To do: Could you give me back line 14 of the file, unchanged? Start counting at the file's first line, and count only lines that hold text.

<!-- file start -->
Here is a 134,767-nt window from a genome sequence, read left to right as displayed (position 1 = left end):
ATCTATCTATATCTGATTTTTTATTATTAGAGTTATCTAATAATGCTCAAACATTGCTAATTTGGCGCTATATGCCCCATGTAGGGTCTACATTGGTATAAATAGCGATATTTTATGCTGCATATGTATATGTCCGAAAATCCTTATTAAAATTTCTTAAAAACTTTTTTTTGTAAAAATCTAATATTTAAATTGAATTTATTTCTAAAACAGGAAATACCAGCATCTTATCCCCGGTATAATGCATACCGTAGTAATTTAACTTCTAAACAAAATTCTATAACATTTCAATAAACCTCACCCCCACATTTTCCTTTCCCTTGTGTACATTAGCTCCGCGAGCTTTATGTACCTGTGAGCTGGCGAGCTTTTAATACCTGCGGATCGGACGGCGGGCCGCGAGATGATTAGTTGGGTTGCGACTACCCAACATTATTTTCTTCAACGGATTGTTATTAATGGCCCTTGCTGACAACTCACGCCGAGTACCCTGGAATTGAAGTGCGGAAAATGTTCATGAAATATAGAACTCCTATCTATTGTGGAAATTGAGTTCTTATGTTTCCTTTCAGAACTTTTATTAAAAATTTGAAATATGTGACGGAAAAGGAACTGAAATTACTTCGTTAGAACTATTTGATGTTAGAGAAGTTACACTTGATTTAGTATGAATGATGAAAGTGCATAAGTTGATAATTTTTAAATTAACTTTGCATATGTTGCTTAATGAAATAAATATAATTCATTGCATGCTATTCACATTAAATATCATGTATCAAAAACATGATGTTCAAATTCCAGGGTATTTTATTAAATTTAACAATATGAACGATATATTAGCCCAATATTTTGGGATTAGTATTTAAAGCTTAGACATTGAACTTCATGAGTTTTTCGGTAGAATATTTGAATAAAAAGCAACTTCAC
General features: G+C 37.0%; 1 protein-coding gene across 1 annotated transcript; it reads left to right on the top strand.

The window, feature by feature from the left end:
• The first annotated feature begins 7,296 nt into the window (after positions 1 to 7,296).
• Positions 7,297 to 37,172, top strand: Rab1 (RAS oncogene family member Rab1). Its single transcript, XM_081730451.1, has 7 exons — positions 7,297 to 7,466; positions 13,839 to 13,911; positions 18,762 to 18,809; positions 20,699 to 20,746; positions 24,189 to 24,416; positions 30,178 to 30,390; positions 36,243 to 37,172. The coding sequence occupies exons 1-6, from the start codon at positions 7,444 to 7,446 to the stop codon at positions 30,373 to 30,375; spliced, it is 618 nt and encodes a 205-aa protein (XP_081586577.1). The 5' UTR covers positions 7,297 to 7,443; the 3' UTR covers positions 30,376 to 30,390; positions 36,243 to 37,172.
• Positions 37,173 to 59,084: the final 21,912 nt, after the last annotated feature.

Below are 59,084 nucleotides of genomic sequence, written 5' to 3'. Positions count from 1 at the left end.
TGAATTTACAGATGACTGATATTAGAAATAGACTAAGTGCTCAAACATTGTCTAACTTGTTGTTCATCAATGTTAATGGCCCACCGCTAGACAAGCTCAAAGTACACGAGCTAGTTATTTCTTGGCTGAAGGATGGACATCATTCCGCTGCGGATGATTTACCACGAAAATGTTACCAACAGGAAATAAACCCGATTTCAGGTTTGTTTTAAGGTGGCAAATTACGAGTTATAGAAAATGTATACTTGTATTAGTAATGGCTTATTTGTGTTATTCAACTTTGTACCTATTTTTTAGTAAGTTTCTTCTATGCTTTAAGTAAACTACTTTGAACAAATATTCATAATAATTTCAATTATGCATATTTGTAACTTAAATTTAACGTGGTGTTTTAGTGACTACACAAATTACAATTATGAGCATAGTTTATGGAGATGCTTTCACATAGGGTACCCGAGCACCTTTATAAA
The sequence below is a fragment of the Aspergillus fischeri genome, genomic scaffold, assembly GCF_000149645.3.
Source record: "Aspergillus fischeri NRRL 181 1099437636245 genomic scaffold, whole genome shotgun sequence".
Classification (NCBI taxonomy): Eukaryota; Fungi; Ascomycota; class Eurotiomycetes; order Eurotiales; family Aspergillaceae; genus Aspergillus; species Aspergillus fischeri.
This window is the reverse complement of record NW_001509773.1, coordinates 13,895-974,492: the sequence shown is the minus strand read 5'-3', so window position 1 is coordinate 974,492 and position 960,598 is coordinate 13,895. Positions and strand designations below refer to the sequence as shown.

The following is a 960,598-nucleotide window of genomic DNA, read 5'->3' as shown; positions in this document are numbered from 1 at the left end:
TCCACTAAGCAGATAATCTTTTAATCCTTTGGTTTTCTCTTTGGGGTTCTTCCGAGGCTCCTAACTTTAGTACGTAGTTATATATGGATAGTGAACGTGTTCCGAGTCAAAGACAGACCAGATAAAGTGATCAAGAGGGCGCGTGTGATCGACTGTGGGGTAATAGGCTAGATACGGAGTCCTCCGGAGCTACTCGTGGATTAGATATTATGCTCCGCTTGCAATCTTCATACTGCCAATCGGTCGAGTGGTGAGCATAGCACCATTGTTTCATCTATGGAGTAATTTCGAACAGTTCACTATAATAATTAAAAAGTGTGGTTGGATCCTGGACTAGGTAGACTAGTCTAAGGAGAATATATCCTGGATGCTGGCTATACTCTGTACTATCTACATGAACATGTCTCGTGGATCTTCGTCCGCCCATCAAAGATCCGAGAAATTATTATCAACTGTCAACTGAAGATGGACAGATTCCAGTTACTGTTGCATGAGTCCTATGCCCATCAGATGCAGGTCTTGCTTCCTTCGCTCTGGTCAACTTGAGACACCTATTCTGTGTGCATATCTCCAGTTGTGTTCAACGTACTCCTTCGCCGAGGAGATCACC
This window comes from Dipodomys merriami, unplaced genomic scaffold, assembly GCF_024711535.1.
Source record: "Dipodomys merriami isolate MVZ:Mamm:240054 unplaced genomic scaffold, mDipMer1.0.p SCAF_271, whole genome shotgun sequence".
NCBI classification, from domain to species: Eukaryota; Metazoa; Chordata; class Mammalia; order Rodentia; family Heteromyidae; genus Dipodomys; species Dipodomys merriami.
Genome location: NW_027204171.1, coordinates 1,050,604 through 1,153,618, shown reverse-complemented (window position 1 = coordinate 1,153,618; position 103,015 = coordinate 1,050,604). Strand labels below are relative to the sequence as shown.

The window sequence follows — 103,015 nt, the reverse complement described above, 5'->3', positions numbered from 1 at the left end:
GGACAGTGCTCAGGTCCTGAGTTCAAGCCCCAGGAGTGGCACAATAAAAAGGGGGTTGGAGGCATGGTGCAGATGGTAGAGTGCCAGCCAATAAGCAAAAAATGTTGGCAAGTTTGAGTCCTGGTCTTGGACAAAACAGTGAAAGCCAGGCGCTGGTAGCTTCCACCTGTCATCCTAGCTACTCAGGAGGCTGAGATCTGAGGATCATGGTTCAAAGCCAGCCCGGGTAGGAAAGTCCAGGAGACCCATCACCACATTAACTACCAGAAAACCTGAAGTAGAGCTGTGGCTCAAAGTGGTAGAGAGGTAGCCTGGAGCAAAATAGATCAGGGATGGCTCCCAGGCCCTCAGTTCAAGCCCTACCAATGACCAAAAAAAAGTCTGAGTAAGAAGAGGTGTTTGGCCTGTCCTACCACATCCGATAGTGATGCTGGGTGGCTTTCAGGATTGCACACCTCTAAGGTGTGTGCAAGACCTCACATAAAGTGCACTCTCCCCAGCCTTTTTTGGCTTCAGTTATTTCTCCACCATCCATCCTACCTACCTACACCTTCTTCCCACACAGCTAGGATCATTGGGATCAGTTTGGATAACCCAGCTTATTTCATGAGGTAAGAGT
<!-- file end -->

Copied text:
The following is a 960,598-nucleotide window of genomic DNA, read 5'->3' as shown; positions in this document are numbered from 1 at the left end: